One aspect of the sporting world that doesn’t have us feeling great is the drop-off in participation when the kids are leaving school. Naturally, that hasn’t been an issue in such a competitive sporting family as you and Jenelle have been guiding. But so many other teenagers drop out of sport as they head into adulthood. And that’s a pity for various reasons, but particularly because sport is such a unifying force in the community. What can we do about that?
First of all, I think we have to understand that we’re all different. Kids growing up have different strengths and gifts, different weaknesses, different ways of learning, different interests. And the best we can do is help them see what choices there are, and, when they make their choices, help them succeed.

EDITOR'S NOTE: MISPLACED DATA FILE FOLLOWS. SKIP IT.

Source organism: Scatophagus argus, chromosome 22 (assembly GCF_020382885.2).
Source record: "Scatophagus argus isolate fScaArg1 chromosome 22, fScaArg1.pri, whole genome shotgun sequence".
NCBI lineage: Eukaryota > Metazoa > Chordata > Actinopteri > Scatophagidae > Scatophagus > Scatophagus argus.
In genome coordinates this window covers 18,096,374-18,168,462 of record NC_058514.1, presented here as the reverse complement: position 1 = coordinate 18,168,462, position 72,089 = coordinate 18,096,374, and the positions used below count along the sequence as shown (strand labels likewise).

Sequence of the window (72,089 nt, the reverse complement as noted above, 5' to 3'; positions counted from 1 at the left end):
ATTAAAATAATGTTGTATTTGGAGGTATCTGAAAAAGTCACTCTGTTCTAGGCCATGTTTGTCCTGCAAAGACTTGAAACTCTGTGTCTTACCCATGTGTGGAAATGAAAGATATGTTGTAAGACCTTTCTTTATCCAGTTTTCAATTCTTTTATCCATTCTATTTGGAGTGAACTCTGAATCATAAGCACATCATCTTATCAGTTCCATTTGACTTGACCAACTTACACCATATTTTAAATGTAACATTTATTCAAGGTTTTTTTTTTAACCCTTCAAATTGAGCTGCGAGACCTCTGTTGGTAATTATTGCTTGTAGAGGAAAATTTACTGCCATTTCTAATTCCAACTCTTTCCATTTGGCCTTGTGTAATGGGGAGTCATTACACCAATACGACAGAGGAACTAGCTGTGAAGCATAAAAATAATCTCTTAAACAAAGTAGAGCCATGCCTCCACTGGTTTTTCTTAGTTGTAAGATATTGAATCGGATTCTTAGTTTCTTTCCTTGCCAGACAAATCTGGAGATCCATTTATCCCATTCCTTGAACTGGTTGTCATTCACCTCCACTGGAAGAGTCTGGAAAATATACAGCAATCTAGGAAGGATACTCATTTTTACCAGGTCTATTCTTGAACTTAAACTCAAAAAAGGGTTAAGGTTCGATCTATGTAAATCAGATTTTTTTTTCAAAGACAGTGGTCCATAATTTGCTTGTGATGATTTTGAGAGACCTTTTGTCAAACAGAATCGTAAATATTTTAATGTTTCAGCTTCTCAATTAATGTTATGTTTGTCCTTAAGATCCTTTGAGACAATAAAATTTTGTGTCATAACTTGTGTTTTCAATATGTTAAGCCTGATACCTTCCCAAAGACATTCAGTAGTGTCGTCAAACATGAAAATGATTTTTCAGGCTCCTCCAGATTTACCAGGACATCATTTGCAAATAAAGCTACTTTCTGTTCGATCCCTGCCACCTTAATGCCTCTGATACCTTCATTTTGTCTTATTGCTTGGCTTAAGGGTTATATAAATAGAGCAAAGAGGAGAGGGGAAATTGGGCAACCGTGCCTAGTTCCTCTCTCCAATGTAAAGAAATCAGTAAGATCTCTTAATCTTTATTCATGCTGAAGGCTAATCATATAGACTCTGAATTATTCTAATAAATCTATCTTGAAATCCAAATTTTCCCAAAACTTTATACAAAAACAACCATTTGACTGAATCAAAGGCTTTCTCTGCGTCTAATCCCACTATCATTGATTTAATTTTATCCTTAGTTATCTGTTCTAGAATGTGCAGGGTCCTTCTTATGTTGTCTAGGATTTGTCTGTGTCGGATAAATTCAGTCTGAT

On the Gold Coast, I work for the local Broncos association — and we see the drop-off in our teenage girls. In the early years, we have 30 girls teams playing. But, when they get to under-18s, we have only two teams left. The drop-off is massive. So what’s going on? We don’t have the answer. We’re still trying to work that out. And, meanwhile, we try to help them with their choices.
You’ve indicated that one of your choices, if fate had co-operated, is that you would’ve made it to the top in rugby league rather than basketball. But at least you had one of your mates from the Portland hood make it into the Warriors and into the Kiwis as well. That’s Awen Guttenbeil.
Awen was a year or two younger than me, but he was very good. Me and Jason, one of his brothers, were very good friends. He passed just recently. But we played together in basketball, and also in league, when we were younger.
Had you been a Kiwi, where would we have seen you playing? Maybe as a backrower, or as a prop? Where did you figure your future lay?